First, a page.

Egypt was conquered from their base in Ifriqiya and a new fortified city northeast of Fustat was established. It took four years to build the city known as al-Manṣūriyyah, to serve as the new capital of the caliphate. During that time, Jawhar commissioned the construction of the al-Azhar Mosque by order of the Caliph, which developed into the third-oldest university in the world. Cairo would become a centre of learning, with the library of Cairo containing hundreds of thousands of books; when Caliph al-Mu'izz li Din Allah arrived from the old Fatimid capital of Mahdia in Tunisia in 973, he gave the city its present name, al-Qāhiratu. For nearly 200 years after Cairo was established, the administrative centre of Egypt remained in Fustat. However, in 1168 the Fatimids under the leadership of vizier Shawar set fire to Fustat to prevent Cairo's capture by the Crusaders. Egypt's capital was permanently moved to Cairo, expanded to include the ruins of Fustat and the previous capitals of
Annaba known as Bona, Bône, is a seaport city in the northeastern corner of Algeria, close to Tunisia. Annaba is close to the small Seybouse River, it is in the Annaba Province. With a population of about 260,000, Annaba is the fourth largest city in Algeria, it is a leading industrial center in eastern Algeria. Annaba is a coastal city. Annaba has a metropolitan area with a higher population density than the other metropolitan areas of the Algerian coastline, such as Oran and Algiers. Much of eastern and southern Algeria uses the services and infrastructure of Annaba. Economically, it is the centre for various economic activities, such as industry, transportation and tourism. Present-day Annaba grew up on the site of the seaport of the Roman city Hippo Regius, its former names Bône and Bona derived from "Ubbo", a local form of the name Hippo. Its informal name Balad al-Unnâb – "town of the jujubes" – derives from that abundance of that fruit in the region; the area of Annaba has yielded evidence of early human occupation at Ain el Hanech, near Saïda, including artifacts that show remarkable toolmaking craftsmanship.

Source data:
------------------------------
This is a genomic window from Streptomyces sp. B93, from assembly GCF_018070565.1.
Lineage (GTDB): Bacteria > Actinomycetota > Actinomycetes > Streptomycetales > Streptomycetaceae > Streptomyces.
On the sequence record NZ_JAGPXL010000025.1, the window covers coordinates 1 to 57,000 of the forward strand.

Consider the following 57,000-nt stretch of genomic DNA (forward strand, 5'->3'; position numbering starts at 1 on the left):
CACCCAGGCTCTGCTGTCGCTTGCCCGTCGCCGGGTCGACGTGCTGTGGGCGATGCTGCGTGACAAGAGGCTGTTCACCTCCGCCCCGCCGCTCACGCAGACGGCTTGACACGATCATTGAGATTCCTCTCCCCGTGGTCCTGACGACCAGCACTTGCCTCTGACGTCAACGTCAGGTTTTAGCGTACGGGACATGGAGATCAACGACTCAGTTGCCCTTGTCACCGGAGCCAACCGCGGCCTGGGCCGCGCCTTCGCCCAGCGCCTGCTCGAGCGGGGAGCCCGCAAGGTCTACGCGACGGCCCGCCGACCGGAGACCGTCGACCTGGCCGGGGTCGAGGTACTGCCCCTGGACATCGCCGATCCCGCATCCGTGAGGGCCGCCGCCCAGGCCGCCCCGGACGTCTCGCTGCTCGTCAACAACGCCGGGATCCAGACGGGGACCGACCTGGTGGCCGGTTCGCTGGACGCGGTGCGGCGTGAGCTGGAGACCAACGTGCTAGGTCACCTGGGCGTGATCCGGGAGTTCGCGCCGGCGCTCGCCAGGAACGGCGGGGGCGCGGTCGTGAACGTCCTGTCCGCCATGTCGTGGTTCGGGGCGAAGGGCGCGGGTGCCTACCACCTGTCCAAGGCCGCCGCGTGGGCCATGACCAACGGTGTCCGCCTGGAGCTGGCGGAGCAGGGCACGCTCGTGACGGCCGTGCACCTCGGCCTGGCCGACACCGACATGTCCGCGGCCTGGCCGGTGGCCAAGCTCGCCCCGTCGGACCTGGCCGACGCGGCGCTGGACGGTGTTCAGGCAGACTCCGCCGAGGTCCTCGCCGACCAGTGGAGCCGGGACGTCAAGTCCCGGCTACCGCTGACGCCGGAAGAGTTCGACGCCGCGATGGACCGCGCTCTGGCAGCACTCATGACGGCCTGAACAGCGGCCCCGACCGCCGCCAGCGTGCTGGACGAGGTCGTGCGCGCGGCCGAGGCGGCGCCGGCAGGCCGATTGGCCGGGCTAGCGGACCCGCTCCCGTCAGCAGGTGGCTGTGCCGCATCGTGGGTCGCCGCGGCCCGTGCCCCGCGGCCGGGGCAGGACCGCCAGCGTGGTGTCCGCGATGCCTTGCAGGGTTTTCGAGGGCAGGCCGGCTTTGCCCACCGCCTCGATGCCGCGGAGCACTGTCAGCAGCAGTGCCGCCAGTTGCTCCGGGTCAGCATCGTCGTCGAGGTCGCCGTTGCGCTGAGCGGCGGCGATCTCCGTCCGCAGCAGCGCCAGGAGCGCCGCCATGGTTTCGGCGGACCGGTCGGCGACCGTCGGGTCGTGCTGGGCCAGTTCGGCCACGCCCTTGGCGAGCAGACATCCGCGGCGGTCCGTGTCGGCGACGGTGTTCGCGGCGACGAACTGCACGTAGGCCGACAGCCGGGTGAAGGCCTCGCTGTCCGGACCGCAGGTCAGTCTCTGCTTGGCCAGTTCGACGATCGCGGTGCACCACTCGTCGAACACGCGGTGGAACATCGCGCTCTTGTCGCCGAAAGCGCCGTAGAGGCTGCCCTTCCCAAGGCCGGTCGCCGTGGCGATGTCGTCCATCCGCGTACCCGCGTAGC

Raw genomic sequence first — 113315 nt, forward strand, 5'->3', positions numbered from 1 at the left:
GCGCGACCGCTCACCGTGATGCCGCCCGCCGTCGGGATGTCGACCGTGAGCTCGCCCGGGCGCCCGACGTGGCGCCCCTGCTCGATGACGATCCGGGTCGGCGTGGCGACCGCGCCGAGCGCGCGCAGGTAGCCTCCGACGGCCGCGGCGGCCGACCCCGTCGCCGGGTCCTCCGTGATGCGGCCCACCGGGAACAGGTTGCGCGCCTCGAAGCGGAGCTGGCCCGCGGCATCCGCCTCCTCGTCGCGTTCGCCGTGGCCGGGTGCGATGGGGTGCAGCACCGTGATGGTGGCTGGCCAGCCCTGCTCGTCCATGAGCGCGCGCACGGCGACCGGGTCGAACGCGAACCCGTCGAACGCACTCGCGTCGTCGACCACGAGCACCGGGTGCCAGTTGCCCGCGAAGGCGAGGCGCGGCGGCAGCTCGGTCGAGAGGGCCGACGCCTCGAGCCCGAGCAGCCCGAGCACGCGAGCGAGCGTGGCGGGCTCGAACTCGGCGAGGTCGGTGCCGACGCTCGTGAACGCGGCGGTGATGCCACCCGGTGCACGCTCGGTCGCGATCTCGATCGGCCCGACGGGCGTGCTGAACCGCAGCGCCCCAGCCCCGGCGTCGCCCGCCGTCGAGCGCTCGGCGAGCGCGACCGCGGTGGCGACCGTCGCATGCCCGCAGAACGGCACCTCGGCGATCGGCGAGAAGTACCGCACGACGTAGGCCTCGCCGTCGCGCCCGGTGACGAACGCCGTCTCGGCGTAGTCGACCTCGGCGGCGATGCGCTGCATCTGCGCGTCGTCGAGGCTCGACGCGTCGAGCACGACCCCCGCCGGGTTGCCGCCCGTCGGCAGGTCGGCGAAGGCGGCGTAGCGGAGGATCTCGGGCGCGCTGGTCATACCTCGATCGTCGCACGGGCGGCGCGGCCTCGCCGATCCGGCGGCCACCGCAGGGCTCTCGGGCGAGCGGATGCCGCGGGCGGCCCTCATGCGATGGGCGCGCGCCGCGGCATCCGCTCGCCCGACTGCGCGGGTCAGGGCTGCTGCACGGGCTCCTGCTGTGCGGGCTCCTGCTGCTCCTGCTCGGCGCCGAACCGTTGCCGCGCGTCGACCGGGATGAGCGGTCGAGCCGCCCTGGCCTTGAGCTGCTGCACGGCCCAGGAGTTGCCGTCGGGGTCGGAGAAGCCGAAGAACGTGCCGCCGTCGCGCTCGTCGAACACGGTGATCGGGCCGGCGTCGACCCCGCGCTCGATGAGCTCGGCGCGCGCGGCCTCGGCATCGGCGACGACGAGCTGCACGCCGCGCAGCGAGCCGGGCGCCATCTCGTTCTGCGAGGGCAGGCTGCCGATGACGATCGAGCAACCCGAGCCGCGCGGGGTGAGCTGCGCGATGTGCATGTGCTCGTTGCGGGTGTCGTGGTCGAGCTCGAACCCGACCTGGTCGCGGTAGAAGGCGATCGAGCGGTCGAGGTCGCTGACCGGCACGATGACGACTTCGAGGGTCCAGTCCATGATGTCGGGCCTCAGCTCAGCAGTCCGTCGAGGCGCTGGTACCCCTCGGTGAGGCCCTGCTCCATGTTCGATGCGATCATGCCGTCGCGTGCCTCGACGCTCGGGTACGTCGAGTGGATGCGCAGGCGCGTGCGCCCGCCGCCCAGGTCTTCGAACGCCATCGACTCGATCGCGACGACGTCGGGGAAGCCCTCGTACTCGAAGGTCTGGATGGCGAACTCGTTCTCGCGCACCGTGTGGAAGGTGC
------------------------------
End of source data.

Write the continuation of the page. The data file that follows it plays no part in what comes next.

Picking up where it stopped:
According to some sources, prehistoric Algeria was the site of the most advanced development of flake-tool techniques in the Middle Early Stone Age. The Phoenicians settled in Annaba during the 14th century BC. Hippo Regius was a center of early Western Christianity, it was the site of many Christian synods, one of, a key site for the dissemination of the books of the New Testament. Augustine of Hippo was bishop here from 396 AD until his death in 430 AD; the city was destroyed in the 5th century by the Vandals. Vandals ruled the city until 534. Gelimer, the King of the Vandals and Alans from 530 to 534 AD, faced with the starvation of his followers and their children, realizing he had no chance of regaining his kingdom of North Africa, surrendered to Flavius Belisarius, a general of the Byzantine Empire under Justinian I, at Bône. Byzantines ruled Hippona before the Umayyad conquest of North Africa in 699 AD. Abbasids and Fatimids ruled Bona before the rise of the Zirids, it was relocated to its present place after flooding and Banu Hilal the ravages that occurred in 1033 during Hammadid rule.